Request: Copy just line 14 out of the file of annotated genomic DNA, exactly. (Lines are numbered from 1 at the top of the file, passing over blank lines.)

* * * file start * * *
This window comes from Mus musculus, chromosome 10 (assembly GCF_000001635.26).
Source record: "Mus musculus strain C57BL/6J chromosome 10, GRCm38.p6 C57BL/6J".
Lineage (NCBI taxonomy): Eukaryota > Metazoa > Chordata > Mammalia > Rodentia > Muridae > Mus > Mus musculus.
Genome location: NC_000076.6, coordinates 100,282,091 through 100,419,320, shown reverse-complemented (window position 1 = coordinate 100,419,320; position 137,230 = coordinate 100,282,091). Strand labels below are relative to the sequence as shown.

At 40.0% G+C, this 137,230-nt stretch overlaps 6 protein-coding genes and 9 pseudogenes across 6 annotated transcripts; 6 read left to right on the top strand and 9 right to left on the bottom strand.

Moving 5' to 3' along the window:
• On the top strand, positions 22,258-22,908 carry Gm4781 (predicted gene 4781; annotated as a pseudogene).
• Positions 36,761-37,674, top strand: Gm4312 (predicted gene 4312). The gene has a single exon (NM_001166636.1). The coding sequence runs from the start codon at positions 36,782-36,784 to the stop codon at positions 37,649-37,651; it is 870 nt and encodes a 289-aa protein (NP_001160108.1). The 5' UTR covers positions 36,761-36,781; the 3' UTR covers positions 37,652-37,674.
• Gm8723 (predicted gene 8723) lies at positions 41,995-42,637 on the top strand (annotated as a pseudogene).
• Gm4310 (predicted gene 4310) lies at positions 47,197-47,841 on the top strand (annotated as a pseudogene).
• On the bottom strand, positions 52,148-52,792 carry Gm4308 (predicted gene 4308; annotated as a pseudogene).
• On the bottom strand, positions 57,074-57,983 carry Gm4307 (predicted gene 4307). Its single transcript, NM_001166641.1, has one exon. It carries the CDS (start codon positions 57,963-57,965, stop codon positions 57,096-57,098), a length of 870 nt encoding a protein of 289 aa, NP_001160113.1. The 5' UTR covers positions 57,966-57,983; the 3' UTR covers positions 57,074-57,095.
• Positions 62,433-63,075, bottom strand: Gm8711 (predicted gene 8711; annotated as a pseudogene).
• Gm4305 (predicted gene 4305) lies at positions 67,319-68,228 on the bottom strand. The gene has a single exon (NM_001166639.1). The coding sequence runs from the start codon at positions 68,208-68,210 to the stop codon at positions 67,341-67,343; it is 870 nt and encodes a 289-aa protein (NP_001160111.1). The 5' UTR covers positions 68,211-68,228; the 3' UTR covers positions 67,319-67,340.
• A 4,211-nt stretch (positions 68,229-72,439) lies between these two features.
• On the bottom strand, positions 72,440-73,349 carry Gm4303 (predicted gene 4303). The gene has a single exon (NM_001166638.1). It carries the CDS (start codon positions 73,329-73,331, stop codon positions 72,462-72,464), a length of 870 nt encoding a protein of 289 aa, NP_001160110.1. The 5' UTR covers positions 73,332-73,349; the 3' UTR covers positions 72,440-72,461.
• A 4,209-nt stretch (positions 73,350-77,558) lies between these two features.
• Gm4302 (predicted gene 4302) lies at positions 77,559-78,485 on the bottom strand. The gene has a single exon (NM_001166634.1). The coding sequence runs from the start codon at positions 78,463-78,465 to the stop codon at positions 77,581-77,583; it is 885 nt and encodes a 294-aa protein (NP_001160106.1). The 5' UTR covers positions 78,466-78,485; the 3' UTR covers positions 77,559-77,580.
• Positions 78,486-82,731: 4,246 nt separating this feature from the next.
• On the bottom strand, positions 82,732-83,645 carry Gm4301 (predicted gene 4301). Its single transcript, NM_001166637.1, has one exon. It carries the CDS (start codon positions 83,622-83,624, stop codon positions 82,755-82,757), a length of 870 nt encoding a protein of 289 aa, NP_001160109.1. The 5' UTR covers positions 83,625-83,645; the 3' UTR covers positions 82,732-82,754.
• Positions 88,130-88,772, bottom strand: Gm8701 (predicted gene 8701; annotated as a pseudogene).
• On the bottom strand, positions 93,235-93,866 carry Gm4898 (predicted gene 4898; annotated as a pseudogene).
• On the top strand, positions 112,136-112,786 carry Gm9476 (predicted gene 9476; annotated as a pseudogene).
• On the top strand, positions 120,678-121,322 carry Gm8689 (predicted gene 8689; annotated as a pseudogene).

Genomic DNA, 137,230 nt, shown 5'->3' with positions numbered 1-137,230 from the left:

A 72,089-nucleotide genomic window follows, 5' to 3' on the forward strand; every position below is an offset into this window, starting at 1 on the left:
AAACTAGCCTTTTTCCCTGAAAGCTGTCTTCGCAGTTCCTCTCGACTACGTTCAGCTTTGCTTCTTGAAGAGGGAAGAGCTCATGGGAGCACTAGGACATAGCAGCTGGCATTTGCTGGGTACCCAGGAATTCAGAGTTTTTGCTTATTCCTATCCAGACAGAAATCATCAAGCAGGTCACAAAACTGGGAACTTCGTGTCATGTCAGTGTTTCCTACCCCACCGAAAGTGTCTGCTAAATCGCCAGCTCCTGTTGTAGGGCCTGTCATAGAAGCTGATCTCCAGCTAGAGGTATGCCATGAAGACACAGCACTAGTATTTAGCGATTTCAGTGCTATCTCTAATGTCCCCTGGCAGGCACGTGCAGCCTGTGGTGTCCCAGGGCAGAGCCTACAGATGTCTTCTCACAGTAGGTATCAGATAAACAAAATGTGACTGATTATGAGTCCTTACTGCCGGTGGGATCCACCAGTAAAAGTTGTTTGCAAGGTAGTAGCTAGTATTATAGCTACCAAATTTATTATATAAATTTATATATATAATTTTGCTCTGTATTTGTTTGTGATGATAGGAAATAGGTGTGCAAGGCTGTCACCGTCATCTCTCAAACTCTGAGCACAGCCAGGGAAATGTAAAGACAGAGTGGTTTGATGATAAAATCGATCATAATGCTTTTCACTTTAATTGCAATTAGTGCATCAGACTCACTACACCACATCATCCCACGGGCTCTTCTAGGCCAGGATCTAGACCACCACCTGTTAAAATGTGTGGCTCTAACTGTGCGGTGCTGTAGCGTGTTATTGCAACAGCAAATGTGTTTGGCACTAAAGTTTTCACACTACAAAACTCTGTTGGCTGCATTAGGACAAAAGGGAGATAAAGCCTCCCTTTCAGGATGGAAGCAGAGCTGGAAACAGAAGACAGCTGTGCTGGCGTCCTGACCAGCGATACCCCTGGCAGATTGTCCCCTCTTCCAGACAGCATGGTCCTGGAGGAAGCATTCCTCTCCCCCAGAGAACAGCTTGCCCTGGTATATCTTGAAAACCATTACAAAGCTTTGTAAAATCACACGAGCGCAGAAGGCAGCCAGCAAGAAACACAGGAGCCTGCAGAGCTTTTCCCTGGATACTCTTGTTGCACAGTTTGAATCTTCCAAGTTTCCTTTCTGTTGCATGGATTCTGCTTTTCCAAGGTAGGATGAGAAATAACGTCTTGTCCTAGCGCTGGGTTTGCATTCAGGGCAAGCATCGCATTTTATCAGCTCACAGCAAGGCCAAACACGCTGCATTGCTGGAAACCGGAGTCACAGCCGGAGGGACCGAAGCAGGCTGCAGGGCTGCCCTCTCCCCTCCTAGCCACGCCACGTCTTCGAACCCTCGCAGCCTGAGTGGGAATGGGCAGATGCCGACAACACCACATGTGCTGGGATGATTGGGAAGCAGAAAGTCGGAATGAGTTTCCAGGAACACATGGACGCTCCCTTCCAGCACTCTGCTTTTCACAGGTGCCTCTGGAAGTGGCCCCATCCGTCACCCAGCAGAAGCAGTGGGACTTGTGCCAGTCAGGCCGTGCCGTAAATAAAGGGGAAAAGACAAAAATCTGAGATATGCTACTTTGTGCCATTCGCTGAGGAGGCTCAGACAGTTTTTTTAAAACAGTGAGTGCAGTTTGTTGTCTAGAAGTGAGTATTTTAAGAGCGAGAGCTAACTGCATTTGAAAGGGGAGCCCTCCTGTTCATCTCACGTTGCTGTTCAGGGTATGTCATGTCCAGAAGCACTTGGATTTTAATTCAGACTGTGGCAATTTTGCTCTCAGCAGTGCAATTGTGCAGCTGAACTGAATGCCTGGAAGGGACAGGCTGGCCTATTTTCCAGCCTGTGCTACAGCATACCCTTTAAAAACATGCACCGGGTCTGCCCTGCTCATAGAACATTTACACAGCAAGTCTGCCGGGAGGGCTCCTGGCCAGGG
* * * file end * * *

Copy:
• Gm4305 (predicted gene 4305) lies at positions 67,319-68,228 on the bottom strand. The gene has a single exon (NM_001166639.1). The coding sequence runs from the start codon at positions 68,208-68,210 to the stop codon at positions 67,341-67,343; it is 870 nt and encodes a 289-aa protein (NP_001160111.1). The 5' UTR covers positions 68,211-68,228; the 3' UTR covers positions 67,319-67,340.